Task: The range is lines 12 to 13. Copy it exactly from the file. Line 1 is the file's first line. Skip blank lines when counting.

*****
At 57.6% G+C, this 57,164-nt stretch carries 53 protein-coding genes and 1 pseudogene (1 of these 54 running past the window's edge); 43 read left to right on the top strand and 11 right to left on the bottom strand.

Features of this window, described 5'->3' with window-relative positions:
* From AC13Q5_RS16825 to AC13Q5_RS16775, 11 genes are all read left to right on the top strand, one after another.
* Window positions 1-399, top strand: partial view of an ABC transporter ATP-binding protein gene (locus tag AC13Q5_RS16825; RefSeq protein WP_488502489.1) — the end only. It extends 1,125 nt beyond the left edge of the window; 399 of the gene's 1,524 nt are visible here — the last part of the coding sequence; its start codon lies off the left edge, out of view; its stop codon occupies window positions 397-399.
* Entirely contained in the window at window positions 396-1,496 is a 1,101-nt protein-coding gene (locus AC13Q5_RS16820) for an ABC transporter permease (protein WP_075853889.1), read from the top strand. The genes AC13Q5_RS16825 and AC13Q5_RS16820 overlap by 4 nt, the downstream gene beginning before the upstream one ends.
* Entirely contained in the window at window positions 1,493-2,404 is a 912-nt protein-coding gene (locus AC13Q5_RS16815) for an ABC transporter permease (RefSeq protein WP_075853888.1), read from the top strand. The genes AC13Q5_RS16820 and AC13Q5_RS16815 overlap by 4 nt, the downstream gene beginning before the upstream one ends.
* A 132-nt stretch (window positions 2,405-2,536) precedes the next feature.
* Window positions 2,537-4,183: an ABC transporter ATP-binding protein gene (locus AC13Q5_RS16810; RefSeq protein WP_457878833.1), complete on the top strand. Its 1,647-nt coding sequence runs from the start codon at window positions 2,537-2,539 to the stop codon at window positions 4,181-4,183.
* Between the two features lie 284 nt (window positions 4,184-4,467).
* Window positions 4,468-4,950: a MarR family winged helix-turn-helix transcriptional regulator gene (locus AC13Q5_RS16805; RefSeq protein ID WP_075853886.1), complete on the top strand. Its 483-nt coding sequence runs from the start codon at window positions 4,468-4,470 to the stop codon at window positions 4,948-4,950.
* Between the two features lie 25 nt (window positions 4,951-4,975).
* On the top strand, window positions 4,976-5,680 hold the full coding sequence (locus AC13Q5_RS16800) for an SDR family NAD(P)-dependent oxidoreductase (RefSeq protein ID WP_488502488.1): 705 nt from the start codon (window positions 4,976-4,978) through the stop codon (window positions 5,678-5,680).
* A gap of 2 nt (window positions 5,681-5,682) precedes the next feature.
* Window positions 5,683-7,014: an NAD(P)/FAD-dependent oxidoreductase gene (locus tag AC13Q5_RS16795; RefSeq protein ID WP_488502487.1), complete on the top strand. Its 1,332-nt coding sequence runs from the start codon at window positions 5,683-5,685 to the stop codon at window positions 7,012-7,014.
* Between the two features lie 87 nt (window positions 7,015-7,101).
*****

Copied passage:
* On the top strand, window positions 4,976-5,680 hold the full coding sequence (locus AC13Q5_RS16800) for an SDR family NAD(P)-dependent oxidoreductase (RefSeq protein ID WP_488502488.1): 705 nt from the start codon (window positions 4,976-4,978) through the stop codon (window positions 5,678-5,680).
* A gap of 2 nt (window positions 5,681-5,682) precedes the next feature.